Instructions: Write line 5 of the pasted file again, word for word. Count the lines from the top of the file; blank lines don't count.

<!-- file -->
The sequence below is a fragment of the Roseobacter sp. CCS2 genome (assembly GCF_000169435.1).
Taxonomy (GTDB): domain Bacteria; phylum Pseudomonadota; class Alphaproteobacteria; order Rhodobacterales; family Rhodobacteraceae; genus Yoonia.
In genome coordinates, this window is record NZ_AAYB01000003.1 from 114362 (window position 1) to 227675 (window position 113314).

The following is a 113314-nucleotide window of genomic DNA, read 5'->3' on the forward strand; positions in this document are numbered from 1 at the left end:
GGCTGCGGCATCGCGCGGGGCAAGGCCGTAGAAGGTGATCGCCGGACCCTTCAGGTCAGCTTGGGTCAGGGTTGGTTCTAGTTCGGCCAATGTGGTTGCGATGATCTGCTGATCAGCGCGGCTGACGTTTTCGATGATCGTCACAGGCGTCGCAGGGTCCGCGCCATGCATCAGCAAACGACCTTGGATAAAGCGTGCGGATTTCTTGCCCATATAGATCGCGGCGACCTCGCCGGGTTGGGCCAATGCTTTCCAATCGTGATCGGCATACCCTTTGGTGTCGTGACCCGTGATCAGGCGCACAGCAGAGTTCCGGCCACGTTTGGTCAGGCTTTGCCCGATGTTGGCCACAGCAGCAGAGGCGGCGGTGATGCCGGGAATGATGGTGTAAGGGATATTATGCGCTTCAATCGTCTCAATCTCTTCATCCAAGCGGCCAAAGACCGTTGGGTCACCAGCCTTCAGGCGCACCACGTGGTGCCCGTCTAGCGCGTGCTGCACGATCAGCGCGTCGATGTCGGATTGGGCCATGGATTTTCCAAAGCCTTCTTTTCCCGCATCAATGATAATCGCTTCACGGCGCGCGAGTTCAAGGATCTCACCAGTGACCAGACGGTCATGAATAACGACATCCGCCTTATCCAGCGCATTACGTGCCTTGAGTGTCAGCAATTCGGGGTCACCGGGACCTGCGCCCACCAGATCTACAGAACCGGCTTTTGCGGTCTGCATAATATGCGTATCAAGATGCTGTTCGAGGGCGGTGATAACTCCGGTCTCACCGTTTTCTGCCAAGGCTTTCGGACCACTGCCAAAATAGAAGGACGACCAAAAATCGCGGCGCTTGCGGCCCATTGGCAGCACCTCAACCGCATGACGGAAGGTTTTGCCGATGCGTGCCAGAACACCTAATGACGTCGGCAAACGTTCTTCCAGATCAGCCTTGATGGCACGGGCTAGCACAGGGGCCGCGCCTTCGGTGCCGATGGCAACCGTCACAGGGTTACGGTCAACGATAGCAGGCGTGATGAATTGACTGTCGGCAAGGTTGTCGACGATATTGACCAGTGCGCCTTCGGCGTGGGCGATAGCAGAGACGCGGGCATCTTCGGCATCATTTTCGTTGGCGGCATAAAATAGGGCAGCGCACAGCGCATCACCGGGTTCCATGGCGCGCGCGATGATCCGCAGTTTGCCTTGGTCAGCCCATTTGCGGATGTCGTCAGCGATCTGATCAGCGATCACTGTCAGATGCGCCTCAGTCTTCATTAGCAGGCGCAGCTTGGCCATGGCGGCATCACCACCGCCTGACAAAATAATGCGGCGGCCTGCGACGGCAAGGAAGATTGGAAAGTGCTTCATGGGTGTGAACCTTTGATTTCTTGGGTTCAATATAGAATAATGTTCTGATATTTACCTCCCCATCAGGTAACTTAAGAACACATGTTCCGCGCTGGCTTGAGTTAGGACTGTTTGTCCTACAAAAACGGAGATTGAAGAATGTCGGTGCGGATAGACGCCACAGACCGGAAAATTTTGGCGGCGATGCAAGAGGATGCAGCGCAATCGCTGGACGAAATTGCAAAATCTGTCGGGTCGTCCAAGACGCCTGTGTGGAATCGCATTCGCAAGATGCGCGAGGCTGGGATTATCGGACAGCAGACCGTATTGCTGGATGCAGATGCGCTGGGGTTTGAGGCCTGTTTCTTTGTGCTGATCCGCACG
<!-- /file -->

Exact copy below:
GGCTGCGGCATCGCGCGGGGCAAGGCCGTAGAAGGTGATCGCCGGACCCTTCAGGTCAGCTTGGGTCAGGGTTGGTTCTAGTTCGGCCAATGTGGTTGCGATGATCTGCTGATCAGCGCGGCTGACGTTTTCGATGATCGTCACAGGCGTCGCAGGGTCCGCGCCATGCATCAGCAAACGACCTTGGATAAAGCGTGCGGATTTCTTGCCCATATAGATCGCGGCGACCTCGCCGGGTTGGGCCAATGCTTTCCAATCGTGATCGGCATACCCTTTGGTGTCGTGACCCGTGATCAGGCGCACAGCAGAGTTCCGGCCACGTTTGGTCAGGCTTTGCCCGATGTTGGCCACAGCAGCAGAGGCGGCGGTGATGCCGGGAATGATGGTGTAAGGGATATTATGCGCTTCAATCGTCTCAATCTCTTCATCCAAGCGGCCAAAGACCGTTGGGTCACCAGCCTTCAGGCGCACCACGTGGTGCCCGTCTAGCGCGTGCTGCACGATCAGCGCGTCGATGTCGGATTGGGCCATGGATTTTCCAAAGCCTTCTTTTCCCGCATCAATGATAATCGCTTCACGGCGCGCGAGTTCAAGGATCTCACCAGTGACCAGACGGTCATGAATAACGACATCCGCCTTATCCAGCGCATTACGTGCCTTGAGTGTCAGCAATTCGGGGTCACCGGGACCTGCGCCCACCAGATCTACAGAACCGGCTTTTGCGGTCTGCATAATATGCGTATCAAGATGCTGTTCGAGGGCGGTGATAACTCCGGTCTCACCGTTTTCTGCCAAGGCTTTCGGACCACTGCCAAAATAGAAGGACGACCAAAAATCGCGGCGCTTGCGGCCCATTGGCAGCACCTCAACCGCATGACGGAAGGTTTTGCCGATGCGTGCCAGAACACCTAATGACGTCGGCAAACGTTCTTCCAGATCAGCCTTGATGGCACGGGCTAGCACAGGGGCCGCGCCTTCGGTGCCGATGGCAACCGTCACAGGGTTACGGTCAACGATAGCAGGCGTGATGAATTGACTGTCGGCAAGGTTGTCGACGATATTGACCAGTGCGCCTTCGGCGTGGGCGATAGCAGAGACGCGGGCATCTTCGGCATCATTTTCGTTGGCGGCATAAAATAGGGCAGCGCACAGCGCATCACCGGGTTCCATGGCGCGCGCGATGATCCGCAGTTTGCCTTGGTCAGCCCATTTGCGGATGTCGTCAGCGATCTGATCAGCGATCACTGTCAGATGCGCCTCAGTCTTCATTAGCAGGCGCAGCTTGGCCATGGCGGCATCACCACCGCCTGACAAAATAATGCGGCGGCCTGCGACGGCAAGGAAGATTGGAAAGTGCTTCATGGGTGTGAACCTTTGATTTCTTGGGTTCAATATAGAATAATGTTCTGATATTTACCTCCCCATCAGGTAACTTAAGAACACATGTTCCGCGCTGGCTTGAGTTAGGACTGTTTGTCCTACAAAAACGGAGATTGAAGAATGTCGGTGCGGATAGACGCCACAGACCGGAAAATTTTGGCGGCGATGCAAGAGGATGCAGCGCAATCGCTGGACGAAATTGCAAAATCTGTCGGGTCGTCCAAGACGCCTGTGTGGAATCGCATTCGCAAGATGCGCGAGGCTGGGATTATCGGACAGCAGACCGTATTGCTGGATGCAGATGCGCTGGGGTTTGAGGCCTGTTTCTTTGTGCTGATCCGCACG